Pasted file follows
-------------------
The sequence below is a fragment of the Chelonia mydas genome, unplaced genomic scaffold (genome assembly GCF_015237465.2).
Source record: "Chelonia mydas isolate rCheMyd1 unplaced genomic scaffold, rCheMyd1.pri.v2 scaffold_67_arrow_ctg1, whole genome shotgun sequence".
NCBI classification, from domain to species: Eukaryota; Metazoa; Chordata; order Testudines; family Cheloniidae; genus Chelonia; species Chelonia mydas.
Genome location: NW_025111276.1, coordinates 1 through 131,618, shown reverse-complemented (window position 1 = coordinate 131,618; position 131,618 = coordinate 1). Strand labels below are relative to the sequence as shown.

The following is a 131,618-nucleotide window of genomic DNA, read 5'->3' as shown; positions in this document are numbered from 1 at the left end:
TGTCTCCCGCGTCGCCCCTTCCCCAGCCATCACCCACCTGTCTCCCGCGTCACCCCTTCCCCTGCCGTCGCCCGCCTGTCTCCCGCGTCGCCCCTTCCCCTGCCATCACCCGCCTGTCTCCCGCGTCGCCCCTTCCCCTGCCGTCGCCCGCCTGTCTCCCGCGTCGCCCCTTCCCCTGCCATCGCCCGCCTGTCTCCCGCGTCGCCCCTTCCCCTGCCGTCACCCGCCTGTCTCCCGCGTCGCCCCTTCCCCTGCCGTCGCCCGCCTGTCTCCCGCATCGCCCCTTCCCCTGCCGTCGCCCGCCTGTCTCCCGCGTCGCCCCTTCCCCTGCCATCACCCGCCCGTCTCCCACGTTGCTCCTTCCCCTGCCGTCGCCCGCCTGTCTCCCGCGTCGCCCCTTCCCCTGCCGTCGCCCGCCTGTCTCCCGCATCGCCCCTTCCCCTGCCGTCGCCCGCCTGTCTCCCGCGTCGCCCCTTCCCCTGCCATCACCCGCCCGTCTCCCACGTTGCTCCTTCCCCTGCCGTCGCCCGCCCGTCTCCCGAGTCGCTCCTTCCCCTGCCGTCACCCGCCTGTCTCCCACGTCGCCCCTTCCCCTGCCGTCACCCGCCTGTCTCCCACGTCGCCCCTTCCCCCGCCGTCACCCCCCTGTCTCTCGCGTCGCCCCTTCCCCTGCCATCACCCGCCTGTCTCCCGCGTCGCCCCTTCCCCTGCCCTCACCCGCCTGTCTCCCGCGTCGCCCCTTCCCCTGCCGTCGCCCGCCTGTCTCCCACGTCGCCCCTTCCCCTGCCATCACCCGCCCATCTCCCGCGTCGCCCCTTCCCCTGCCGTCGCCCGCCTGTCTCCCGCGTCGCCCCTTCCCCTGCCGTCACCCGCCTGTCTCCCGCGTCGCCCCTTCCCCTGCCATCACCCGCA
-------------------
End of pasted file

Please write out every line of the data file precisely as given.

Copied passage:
The sequence below is a fragment of the Chelonia mydas genome, unplaced genomic scaffold (genome assembly GCF_015237465.2).
Source record: "Chelonia mydas isolate rCheMyd1 unplaced genomic scaffold, rCheMyd1.pri.v2 scaffold_67_arrow_ctg1, whole genome shotgun sequence".
NCBI classification, from domain to species: Eukaryota; Metazoa; Chordata; order Testudines; family Cheloniidae; genus Chelonia; species Chelonia mydas.
Genome location: NW_025111276.1, coordinates 1 through 131,618, shown reverse-complemented (window position 1 = coordinate 131,618; position 131,618 = coordinate 1). Strand labels below are relative to the sequence as shown.

The following is a 131,618-nucleotide window of genomic DNA, read 5'->3' as shown; positions in this document are numbered from 1 at the left end:
TGTCTCCCGCGTCGCCCCTTCCCCAGCCATCACCCACCTGTCTCCCGCGTCACCCCTTCCCCTGCCGTCGCCCGCCTGTCTCCCGCGTCGCCCCTTCCCCTGCCATCACCCGCCTGTCTCCCGCGTCGCCCCTTCCCCTGCCGTCGCCCGCCTGTCTCCCGCGTCGCCCCTTCCCCTGCCATCGCCCGCCTGTCTCCCGCGTCGCCCCTTCCCCTGCCGTCACCCGCCTGTCTCCCGCGTCGCCCCTTCCCCTGCCGTCGCCCGCCTGTCTCCCGCATCGCCCCTTCCCCTGCCGTCGCCCGCCTGTCTCCCGCGTCGCCCCTTCCCCTGCCATCACCCGCCCGTCTCCCACGTTGCTCCTTCCCCTGCCGTCGCCCGCCTGTCTCCCGCGTCGCCCCTTCCCCTGCCGTCGCCCGCCTGTCTCCCGCATCGCCCCTTCCCCTGCCGTCGCCCGCCTGTCTCCCGCGTCGCCCCTTCCCCTGCCATCACCCGCCCGTCTCCCACGTTGCTCCTTCCCCTGCCGTCGCCCGCCCGTCTCCCGAGTCGCTCCTTCCCCTGCCGTCACCCGCCTGTCTCCCACGTCGCCCCTTCCCCTGCCGTCACCCGCCTGTCTCCCACGTCGCCCCTTCCCCCGCCGTCACCCCCCTGTCTCTCGCGTCGCCCCTTCCCCTGCCATCACCCGCCTGTCTCCCGCGTCGCCCCTTCCCCTGCCCTCACCCGCCTGTCTCCCGCGTCGCCCCTTCCCCTGCCGTCGCCCGCCTGTCTCCCACGTCGCCCCTTCCCCTGCCATCACCCGCCCATCTCCCGCGTCGCCCCTTCCCCTGCCGTCGCCCGCCTGTCTCCCGCGTCGCCCCTTCCCCTGCCGTCACCCGCCTGTCTCCCGCGTCGCCCCTTCCCCTGCCATCACCCGCA